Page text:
Drayson is married to Elspeth Bellhouse, the daughter of scientist Brian Bellhouse.[18] They have five children, and live between homes in London and Nether Lypiatt Manor near Stroud in Gloucestershire, purchased for £5.75 million in 2006 from Prince and Princess Michael of Kent.[19]

Self-described as a "car nut and I'm a Government minister",[20] he has owned an Aston Martin Vanquish, his wife an Aston Martin DB9, and his collection includes a Lotus Elan. He has also raced a bio-ethanol powered Aston Martin DBRS9 GT3-spec race car for Barwell Motorsport[21] in the British GT Championship. He competed in the American Le Mans Series (ALMS).[12]

Drayson was born blind in one eye which, under FIA rules, prevented him from acquiring an international racing licence for participation in the Le Mans 24 Hours. In light of his performance during the 2008 ALMS season and FIA rule changes, he was granted an international licence to allow him the chance of competing in the 2009 24 Hours of Le Mans.[22] Drayson finished 37th overall and 12th in class at the race. He also competed at the 2010 event but failed to finish.

Drayson has currently competed in two seasons of the ALMS with a best finish of a win at the 2010 Road America race in a LMP Lola B09/60. For 2011, Drayson made the switch to the EV Cup, a new championship for electric cars. He will drive a Westfield iRACER.[23][needs update]

24 Hours of Le Mans results[edit]

Year Team Co-Drivers Car Class Laps Pos. Class
2009 United Kingdom Drayson Racing United Kingdom Jonny Cocker
United Kingdom Marino Franchitti
Aston Martin V8 Vantage GT2 GT2 272 DNF DNF
2010 United Kingdom Drayson Racing United Kingdom Jonny Cocker
Italy Emanuele Pirro
Lola B09/60-Judd LMP1 254 NC NC


Drayson was elevated to the House of Lords on 1 June 2004, made a working peer titled Baron Drayson, of Kensington in the Royal Borough of Kensington and Chelsea.[24] In July 2011, Drayson was elected as Fellow[1] of The Royal Academy of Engineering,[1] the UK's national academy for engineering.


Coat of arms of Paul Drayson, Baron Drayson
Coronet of a Baron
Sable a Mullet of eight points gyronny Or and Argent between four strands of DNA issuing in saltire Argent and four strands of DNA issuing in cross Or
On either side a Jaguar Sable holding in the interior forepaw a Rapier Argent hilt pommel and guard Or
A Jaguar rampant Sable holding in the dexter forepaw a Rapier Argent hilt pommel and guard Or
The grantee's interests in fencing and motor racing are featured as is his career in the pharmaceutical industry which is reflected in the strands of DNA.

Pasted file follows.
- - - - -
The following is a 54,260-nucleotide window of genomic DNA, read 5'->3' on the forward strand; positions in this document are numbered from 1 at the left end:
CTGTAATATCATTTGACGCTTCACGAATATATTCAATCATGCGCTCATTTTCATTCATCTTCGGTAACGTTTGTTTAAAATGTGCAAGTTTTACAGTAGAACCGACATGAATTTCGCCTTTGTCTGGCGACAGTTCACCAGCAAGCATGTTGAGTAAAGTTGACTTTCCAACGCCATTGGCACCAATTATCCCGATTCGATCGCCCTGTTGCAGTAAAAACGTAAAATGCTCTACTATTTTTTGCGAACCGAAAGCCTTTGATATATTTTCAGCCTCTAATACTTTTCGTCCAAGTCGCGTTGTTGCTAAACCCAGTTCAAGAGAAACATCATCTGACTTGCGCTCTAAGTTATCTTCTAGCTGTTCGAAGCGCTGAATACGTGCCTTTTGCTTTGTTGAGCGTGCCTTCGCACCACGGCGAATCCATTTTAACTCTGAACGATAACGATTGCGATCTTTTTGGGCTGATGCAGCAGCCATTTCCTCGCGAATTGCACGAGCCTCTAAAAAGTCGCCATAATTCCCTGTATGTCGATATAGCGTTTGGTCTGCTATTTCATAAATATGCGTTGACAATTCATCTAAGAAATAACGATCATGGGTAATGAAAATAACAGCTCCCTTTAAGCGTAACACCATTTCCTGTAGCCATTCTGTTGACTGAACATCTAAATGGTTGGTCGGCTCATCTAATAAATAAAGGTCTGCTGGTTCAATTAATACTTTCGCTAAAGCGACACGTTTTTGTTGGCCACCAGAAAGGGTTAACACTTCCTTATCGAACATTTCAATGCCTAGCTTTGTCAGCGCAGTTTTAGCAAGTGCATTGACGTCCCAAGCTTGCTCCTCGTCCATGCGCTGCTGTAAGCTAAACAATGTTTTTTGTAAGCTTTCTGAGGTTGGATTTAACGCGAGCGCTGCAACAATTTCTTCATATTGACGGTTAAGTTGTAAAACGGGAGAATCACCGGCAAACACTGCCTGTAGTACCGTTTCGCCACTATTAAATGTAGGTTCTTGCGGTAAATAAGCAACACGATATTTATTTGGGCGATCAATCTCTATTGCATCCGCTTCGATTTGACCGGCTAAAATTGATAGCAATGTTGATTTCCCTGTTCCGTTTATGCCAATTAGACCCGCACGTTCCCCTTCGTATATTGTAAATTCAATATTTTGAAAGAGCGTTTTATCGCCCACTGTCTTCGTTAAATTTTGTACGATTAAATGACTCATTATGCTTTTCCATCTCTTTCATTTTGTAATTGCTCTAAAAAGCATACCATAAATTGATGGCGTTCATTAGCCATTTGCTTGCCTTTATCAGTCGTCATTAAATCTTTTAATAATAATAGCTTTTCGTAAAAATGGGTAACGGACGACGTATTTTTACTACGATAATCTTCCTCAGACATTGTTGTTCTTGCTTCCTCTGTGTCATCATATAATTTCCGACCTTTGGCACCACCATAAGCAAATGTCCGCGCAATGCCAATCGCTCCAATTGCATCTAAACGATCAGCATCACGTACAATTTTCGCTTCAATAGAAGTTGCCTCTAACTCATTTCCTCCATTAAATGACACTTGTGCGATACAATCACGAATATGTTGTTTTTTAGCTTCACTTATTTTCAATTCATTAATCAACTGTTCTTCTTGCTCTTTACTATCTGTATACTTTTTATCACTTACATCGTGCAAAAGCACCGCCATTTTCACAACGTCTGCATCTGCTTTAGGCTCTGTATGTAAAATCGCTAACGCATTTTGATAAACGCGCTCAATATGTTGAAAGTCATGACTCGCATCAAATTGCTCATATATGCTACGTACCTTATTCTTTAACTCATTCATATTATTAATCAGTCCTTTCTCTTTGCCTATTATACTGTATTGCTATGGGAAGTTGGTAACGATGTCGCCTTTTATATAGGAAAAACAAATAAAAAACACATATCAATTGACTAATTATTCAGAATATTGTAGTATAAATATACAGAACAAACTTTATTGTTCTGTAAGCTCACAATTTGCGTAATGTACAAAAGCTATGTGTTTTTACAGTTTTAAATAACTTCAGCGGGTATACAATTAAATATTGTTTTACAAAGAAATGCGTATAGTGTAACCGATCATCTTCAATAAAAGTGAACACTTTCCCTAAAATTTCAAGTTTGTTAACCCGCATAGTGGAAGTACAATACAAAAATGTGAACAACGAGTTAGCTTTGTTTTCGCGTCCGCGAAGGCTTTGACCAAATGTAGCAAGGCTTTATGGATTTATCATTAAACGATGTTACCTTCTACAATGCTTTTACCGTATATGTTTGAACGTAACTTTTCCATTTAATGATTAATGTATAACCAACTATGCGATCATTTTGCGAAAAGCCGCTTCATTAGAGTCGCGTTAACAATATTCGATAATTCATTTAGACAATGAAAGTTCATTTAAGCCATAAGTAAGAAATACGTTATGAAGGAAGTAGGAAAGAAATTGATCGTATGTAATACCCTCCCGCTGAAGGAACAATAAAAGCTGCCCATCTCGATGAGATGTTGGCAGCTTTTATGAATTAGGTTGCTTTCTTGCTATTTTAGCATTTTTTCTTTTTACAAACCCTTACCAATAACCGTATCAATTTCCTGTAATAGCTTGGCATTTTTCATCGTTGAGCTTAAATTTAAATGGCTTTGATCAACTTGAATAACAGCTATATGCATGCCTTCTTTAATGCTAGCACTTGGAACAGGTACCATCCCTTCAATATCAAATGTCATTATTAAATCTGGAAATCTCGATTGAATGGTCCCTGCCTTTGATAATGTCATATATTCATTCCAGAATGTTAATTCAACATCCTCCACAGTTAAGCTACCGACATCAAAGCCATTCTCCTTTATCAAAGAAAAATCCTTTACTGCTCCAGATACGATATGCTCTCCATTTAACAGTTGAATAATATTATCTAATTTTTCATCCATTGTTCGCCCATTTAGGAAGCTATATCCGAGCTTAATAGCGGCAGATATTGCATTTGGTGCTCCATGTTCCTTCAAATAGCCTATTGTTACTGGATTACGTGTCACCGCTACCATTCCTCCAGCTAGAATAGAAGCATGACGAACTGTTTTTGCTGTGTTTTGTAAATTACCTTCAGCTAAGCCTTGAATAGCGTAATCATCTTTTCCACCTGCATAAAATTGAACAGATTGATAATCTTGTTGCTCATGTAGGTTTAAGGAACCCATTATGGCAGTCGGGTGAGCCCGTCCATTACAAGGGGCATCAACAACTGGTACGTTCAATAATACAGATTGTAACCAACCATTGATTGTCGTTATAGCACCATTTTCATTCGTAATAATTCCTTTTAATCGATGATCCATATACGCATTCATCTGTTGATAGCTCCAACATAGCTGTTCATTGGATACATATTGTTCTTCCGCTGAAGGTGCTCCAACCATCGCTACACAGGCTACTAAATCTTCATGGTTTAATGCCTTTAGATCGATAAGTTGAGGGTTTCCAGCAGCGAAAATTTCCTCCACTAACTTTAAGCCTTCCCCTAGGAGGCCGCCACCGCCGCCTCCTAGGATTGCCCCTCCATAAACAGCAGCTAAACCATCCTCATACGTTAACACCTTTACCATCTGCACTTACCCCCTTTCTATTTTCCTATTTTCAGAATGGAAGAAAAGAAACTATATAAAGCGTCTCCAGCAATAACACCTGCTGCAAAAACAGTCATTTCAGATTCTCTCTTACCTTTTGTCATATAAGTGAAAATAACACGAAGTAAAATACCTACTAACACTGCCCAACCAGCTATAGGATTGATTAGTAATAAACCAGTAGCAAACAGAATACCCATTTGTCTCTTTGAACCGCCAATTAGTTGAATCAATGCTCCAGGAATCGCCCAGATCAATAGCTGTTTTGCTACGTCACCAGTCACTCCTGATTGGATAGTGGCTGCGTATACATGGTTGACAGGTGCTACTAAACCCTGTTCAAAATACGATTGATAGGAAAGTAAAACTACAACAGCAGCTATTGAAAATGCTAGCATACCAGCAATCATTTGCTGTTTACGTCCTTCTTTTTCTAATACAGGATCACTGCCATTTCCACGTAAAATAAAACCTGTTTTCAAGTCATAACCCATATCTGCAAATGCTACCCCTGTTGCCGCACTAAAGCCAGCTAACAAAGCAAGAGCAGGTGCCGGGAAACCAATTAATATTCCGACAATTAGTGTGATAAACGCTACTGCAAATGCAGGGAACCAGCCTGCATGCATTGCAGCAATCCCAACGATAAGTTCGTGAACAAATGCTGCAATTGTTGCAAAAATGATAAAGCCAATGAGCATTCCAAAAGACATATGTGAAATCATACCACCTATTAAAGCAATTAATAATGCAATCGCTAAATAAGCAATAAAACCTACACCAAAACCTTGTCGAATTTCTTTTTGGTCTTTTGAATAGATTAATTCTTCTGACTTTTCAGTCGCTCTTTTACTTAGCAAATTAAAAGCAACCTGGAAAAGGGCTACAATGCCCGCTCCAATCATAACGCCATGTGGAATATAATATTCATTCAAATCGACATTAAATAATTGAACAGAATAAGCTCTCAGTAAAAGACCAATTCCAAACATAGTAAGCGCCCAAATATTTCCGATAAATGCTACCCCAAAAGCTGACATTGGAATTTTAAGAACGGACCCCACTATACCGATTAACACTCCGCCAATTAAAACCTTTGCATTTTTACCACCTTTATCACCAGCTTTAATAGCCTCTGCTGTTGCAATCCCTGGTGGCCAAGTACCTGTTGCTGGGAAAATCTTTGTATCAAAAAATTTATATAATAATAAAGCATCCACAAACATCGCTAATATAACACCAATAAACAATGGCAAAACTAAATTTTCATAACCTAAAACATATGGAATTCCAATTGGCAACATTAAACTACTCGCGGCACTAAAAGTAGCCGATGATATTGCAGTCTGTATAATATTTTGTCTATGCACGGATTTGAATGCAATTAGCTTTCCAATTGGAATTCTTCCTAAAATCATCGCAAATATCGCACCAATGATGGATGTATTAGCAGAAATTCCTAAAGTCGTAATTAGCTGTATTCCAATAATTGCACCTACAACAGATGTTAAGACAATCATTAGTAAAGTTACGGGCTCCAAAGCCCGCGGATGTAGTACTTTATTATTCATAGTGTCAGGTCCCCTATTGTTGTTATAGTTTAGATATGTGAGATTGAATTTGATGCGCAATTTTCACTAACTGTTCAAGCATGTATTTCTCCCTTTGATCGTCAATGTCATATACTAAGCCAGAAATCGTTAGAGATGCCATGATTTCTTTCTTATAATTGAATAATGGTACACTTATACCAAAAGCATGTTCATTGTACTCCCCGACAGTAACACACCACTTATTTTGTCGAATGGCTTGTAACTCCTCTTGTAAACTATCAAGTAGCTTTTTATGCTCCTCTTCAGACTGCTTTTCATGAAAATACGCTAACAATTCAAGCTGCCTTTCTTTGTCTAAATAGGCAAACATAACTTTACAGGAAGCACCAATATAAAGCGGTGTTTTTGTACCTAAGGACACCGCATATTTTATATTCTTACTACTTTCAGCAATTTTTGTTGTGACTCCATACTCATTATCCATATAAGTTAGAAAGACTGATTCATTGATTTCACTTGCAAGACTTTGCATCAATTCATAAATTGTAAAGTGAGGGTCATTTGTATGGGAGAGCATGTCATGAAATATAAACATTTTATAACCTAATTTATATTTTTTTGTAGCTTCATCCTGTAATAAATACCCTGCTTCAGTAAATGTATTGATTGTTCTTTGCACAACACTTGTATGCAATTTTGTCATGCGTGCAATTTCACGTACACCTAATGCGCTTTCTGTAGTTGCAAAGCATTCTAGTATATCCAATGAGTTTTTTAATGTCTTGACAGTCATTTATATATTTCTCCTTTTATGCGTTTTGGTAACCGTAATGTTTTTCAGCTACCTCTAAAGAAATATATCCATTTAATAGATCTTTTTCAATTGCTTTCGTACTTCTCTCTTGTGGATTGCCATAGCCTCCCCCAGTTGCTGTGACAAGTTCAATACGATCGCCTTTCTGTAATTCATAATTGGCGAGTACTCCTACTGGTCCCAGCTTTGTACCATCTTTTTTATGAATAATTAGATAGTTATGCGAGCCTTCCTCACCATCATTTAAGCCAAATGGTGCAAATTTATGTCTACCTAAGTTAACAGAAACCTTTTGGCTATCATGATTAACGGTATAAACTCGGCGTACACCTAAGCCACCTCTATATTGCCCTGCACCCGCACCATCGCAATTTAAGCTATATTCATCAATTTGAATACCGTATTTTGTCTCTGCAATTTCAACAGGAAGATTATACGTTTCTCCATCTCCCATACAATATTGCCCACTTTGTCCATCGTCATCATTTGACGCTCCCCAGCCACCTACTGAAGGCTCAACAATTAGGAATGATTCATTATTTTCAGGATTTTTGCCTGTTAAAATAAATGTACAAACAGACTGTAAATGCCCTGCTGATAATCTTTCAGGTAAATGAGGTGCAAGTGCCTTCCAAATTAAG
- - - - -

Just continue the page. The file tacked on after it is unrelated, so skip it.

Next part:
1. ^ a b c "List of Fellows". Archived from the original on 8 June 2016. Retrieved 16 October 2014.
  2. ^ The Independent: Lord Drayson – Britain's top gun
  3. ^ "MOD Website: Minister of State for Strategic Defence Acquisition Reform". Archived from the original on 13 May 2010. Retrieved 29 April 2010.
  4. ^ John Dagys, "10 Questions With Paul Drayson", speedtv.com Archived 30 May 2010 at the Wayback Machine
  5. ^ a b Vaughan, Adam (4 August 2013). "Lord Drayson takes on UK air pollution crisis with new smart sensor". The Guardian. Retrieved 7 September 2015.
  6. ^ "Press release: ASTON UNIVERSITY PHD GRADUATE APPOINTED MINISTER FOR SCIENCE". Aston University. 7 October 2008. Archived from the original on 17 July 2011.
  7. ^ Saunders, Andrew (6 July 2016). "Lord Drayson on new Freevolt technology that could power devices for free". Managementtoday.co.uk. Retrieved 29 June 2017.
  8. ^ Elliot Choueka (17 November 2005). "The irresistible rise of 'Tony's crony'". Retrieved 26 June 2013.
  9. ^ Peston, Robert (September 2008). Who Runs Britain?. London: Hodder & Stoughton. p. 275. ISBN 9780340839447.
  10. ^ Lord Drayson appointed minister Archived 20 March 2007 at the Wayback Machine
  11. ^ UK DIS falls into abeyance as Drayson decides to quit, Jane's Defence Weekly, 14 November 2007, p. 5
  12. ^ a b "Minister quits to race in Le Mans". BBC News. 7 November 2007. Retrieved 7 November 2007.
  13. ^ Amos, Jonathan (3 October 2008). "Lord Drayson takes science brief". BBC News. Retrieved 4 October 2008.
  14. ^ Croft, Jane (23 April 2020). "Sensyne chief accused of creating 'culture of fear' at tech start-up". Financial Times. Archived from the original on 11 December 2022. Retrieved 31 July 2020.
  15. ^ "Trusts left with valueless company shares given in exchange for patient data". Health Service Journal. 1 July 2022. Retrieved 26 August 2022.
  16. ^ "Sensyne boss Lord Drayson ousted in bid for survival".
  17. ^ "Sensyne healthier without Drayson".
  18. ^ Andrew Clark (19 January 2002). "Interview: Paul Drayson, Powderject Pharmaceuticals | Business". The Guardian. Retrieved 29 June 2017.
  19. ^ Prufrock column, The Sunday Times, 23 July 2006.
  20. ^ On the move: Lord Drayson Sunday Times – 20 October 2007
  21. ^ www.barwellmotorsport.co.uk, Barwell Motorsport
  22. ^ Drayson Racing News and Notes for 24 Hours of Le Mans Aston Martin Racing
  23. ^ Matt Beer (23 February 2011). "Drayson quits ALMS for electric series". Autosport.com. Retrieved 23 February 2011.
  24. ^ "No. 57308". The London Gazette. 4 June 2004. p. 6995.

External links[edit]

Political offices
Preceded by Minister of State for Defence Equipment and Support
Succeeded by
Preceded by Minister of State for Science and Innovation
Succeeded byas Minister of State for Universities and Science
New creation Minister of State for Strategic Defence Acquisition Reform
Succeeded by
Orders of precedence in the United Kingdom
Preceded by Gentlemen
Baron Drayson
Followed by